The reinsurance contracts in Bellefonte and Unigard were governed, however, by the substantive law of New York,*fn2 and accordingly the Court of Appeals interpreted them on their face without resort to extrinsic evidence. But New York substantive law doss not apply to the contract here in issua Rather, under New York's choice-of-law rules (which this Court applies), the contract is governed by the substantive law of California the state where, inter alia, the Reinsurance Certificate was issued and where claims on that certificate would be expected to be made. See Arkwright-Boston Mfrs. Mut. Ins. Ca v. Calvert Fire Ins. Co., 887 F.2d 437, 439 (2d Cir. 1989) (applying New York choice-of-law factors to reinsurance certificate); Constitution Reinsurance Corp. v. Stonewall Ins. Co., 980 F. Supp. 124, 127 (S.D.N.Y. 1997) (same).*fn3

California courts have repeatedly ruled that "[e]ven if a contract appears unambiguous on its face, a latent ambiguity may be exposed by extrinsic evidence which reveals more than one possible meaning to which the language of the contract is yet reasonably susceptible." Morey v. Vannucci, 64 Cal.App.4th 904, 912, 75 Cal.Rptr.2d 573, 578. (1998); accord Southern Pacific Land Company v. Westlake Farms, Inc., 188 Cal.App.3d 807, 815-6, 233 Cal.Rptr. 794, 799 (1987); Southern California Edison v. Superior Court, 37 Cal.App.4th 839, 842, 44 Cal.Rptr.2d 227, 232 (1995).*fn4 Specifically, the courts of California apply a two-step appreach: first, extrinsic evidence is provisionally admitted to determine whether the language of the contract, in light of all the circumstances, is "fairly susceptible of either one of the two interpretations contended fofl and then, if the court makes such a determination, the extrinsic evidence is fully admitted for the factfinder to weigh in determining the meaning of the contract. See Southern Pacific Land Company, 188 Cal.App.3d at 816, 233 Cal.Rptr at 799; see also Hanson v. McCaw Cellular Communicatons, Inc., 77 F.3d 663 (2d Cir.1996).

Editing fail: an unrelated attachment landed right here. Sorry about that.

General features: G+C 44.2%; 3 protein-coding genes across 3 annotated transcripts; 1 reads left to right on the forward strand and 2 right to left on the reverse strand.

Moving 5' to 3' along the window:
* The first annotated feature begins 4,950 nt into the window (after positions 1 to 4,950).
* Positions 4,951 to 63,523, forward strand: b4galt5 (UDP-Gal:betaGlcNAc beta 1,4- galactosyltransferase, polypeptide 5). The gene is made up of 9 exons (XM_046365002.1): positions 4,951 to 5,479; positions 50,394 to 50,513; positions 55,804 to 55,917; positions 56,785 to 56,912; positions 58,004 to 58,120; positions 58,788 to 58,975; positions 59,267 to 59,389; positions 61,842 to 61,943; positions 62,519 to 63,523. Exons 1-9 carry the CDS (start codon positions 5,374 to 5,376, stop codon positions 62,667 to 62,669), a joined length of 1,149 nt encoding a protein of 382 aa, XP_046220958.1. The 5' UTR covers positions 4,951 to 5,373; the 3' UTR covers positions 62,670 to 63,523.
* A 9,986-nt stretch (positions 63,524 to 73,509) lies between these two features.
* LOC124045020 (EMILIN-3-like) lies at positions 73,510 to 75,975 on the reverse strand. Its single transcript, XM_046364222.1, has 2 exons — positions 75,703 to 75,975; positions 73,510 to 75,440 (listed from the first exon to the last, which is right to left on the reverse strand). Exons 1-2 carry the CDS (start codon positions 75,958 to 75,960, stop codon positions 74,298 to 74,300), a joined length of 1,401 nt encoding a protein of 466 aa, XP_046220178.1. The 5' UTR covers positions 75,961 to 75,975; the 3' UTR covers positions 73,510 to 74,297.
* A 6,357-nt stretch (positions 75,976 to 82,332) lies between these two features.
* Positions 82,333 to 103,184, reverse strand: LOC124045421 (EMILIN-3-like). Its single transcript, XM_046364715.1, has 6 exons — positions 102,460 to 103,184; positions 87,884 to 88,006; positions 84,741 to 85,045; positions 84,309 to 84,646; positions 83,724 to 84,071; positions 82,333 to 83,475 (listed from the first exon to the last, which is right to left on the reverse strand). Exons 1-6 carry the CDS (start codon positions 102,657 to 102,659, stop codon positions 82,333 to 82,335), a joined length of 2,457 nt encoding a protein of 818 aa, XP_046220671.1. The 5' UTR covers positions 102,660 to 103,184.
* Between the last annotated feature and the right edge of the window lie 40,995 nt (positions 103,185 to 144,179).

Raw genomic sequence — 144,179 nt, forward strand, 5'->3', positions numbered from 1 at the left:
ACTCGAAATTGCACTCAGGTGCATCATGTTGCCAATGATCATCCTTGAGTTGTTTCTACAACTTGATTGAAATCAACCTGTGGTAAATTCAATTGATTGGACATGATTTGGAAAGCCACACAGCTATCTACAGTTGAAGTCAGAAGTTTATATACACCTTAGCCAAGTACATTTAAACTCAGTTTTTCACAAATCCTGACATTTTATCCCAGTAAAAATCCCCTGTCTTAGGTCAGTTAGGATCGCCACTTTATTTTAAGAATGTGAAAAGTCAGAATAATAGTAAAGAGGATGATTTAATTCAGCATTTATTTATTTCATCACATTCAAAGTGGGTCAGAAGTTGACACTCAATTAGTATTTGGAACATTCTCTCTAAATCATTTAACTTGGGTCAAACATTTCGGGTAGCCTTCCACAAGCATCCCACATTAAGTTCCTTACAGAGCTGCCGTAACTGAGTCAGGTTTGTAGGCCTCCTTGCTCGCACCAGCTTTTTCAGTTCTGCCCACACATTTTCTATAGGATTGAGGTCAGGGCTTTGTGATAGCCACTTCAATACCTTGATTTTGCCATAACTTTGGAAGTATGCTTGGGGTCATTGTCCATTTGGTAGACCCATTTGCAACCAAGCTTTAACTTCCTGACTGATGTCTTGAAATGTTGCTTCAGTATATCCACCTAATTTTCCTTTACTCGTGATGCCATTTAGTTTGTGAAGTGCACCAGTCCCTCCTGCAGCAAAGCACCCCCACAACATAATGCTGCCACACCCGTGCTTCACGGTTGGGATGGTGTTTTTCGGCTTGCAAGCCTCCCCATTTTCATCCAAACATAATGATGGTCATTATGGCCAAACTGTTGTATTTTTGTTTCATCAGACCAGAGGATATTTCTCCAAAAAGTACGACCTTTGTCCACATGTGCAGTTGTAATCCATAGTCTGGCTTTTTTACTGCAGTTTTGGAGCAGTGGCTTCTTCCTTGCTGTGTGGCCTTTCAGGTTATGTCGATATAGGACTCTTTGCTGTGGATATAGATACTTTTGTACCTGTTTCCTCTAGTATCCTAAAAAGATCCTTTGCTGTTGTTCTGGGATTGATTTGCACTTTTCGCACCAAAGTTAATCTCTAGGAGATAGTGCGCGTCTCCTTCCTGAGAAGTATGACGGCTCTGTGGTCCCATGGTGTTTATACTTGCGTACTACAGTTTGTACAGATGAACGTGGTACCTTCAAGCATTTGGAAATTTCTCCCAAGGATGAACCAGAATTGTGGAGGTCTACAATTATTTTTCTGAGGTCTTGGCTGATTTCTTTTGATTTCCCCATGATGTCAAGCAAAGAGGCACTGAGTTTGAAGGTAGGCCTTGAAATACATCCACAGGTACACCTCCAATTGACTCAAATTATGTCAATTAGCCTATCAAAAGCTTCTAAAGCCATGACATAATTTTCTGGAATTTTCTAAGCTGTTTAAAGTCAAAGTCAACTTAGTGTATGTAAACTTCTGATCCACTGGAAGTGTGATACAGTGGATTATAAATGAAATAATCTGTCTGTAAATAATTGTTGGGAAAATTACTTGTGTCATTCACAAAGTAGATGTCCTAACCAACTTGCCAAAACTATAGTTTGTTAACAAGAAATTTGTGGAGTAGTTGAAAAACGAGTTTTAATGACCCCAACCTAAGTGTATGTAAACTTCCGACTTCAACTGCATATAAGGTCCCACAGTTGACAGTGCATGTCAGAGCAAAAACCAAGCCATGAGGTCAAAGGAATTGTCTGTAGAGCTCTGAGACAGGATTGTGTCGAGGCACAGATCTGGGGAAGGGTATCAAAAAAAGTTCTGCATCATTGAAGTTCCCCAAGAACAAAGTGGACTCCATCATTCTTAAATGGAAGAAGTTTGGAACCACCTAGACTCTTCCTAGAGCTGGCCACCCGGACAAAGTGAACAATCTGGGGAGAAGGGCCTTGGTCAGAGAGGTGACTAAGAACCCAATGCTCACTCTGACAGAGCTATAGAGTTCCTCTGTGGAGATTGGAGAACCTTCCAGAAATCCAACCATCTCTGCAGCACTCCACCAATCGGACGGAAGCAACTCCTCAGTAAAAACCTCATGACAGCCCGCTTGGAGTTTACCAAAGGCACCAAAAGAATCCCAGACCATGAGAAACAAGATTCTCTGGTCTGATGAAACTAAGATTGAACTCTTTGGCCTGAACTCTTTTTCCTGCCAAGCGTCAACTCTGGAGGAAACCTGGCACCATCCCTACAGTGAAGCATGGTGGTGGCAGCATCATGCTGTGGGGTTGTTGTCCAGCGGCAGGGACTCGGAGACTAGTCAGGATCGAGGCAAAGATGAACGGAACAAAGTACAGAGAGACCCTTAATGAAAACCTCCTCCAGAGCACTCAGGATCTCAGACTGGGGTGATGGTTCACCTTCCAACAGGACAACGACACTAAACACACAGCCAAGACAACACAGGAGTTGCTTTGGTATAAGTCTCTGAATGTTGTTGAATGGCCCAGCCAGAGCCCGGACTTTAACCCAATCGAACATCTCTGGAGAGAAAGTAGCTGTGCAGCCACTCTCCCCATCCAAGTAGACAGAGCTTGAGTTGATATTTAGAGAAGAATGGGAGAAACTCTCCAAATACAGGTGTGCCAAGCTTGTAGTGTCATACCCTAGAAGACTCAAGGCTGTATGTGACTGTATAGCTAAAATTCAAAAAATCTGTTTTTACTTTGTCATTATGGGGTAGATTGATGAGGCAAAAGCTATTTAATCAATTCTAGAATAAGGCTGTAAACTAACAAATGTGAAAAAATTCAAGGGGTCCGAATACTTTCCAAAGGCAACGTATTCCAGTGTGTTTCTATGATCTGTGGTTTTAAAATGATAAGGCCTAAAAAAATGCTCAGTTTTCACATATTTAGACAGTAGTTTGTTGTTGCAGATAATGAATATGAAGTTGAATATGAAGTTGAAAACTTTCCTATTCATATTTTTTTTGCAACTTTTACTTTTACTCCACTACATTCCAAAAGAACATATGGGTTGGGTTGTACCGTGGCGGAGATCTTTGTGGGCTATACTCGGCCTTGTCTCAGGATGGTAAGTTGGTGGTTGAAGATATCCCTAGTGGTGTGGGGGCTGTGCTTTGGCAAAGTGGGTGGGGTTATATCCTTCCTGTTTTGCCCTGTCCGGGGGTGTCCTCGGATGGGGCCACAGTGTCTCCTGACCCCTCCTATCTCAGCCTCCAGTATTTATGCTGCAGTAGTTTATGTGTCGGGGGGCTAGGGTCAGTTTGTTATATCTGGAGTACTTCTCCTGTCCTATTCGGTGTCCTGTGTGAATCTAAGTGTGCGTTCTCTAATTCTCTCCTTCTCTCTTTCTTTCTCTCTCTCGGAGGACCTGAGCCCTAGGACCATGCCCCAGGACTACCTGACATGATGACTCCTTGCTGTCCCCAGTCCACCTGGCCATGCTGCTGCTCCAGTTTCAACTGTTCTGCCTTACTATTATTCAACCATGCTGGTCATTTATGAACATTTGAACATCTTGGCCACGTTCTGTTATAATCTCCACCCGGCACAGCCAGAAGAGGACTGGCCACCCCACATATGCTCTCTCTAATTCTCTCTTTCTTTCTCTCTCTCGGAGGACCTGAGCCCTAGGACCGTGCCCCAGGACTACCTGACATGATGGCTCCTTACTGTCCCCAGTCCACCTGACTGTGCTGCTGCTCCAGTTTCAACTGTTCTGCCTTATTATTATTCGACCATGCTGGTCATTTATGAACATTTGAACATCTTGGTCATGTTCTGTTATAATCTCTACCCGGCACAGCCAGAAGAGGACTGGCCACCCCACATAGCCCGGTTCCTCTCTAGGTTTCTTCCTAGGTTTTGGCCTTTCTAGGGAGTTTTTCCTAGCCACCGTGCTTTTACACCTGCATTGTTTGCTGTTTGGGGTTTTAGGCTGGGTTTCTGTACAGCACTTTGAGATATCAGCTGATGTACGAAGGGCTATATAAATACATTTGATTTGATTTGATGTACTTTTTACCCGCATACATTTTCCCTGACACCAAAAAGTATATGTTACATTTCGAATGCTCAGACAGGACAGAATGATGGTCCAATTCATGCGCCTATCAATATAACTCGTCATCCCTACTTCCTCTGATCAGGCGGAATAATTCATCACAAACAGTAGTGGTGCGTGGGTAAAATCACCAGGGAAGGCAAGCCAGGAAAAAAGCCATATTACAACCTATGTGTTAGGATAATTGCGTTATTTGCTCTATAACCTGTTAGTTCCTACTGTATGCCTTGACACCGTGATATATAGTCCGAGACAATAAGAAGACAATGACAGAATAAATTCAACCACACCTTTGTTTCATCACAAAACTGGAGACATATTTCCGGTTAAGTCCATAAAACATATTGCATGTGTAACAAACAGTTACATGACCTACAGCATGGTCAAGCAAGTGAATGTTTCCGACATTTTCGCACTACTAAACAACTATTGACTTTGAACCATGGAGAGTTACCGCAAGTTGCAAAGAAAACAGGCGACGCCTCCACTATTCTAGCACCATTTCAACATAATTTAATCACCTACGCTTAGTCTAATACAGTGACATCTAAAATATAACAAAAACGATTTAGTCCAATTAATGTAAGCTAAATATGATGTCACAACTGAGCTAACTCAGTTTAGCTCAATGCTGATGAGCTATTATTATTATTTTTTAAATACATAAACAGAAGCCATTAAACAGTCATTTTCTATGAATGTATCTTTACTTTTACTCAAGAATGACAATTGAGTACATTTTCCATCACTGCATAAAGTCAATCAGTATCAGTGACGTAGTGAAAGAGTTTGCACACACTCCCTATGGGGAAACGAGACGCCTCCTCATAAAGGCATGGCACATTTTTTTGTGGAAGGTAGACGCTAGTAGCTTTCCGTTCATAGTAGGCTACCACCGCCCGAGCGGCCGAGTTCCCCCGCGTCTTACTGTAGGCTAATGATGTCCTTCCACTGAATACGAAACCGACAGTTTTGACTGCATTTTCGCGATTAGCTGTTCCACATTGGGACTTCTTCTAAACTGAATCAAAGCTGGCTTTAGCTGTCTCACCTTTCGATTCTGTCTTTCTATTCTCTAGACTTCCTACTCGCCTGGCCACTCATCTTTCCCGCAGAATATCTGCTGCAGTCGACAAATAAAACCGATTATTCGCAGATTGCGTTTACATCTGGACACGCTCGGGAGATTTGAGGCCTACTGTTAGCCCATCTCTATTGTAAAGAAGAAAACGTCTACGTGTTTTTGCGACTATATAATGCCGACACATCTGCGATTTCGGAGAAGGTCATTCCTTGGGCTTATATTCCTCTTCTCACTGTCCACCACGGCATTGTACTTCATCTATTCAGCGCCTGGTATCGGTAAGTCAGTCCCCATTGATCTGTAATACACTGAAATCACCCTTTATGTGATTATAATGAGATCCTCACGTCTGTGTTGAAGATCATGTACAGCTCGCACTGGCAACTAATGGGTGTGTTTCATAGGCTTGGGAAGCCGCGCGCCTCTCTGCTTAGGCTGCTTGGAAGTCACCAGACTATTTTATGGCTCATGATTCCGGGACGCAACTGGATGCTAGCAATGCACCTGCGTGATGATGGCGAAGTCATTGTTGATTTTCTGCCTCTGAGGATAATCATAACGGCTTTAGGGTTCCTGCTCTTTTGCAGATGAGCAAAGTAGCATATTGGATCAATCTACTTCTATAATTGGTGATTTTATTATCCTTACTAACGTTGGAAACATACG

Hartford offers considerable extrinsic evidence to support its view that the above-quoted notations in the "Reinsurance Accepted" box are a kind of industry shorthand that means that TIG's reinsurance coverage extends to 20% of all of the risks insured under Hartford's underlying insurance policy with Dow (other than a certain floor amount of risk retained by Hartford as set forth in "item 5"), with the "$150,000" figure setting the cap only on the portion of those risks that corresponds to the "$750,000 per occurrence" portion of Hartford's risk (i.e., its reinsured risk on Dow's liability damages). For example, Hartford offers evidence that, in 1994, TIG, in paying a claim under a nearly identical reinsurance policy with Hartford (the "Motors policy"), reimbursed Hartford for legal expenses in addition to the dollar amount set forth in the "Reinsuranee Accepted" box. Hartford also offers evidence from TIG's own internal documents concerning the very policy here at issue, in which claims analysts administering the policy on behalf of TIG state that "[e]xpenses are in addition to limits," Def. Ex. 30 at 1; that "TIG can anticipate that the 150,000 max loss amount will be used up. Further expenses will no doubt be very large," Del. Ex. 25 at 2; and that "[t]he policy limits under such policies are not eroded by defense expenses," Def. Ex. 50, at 1, 4.*fn5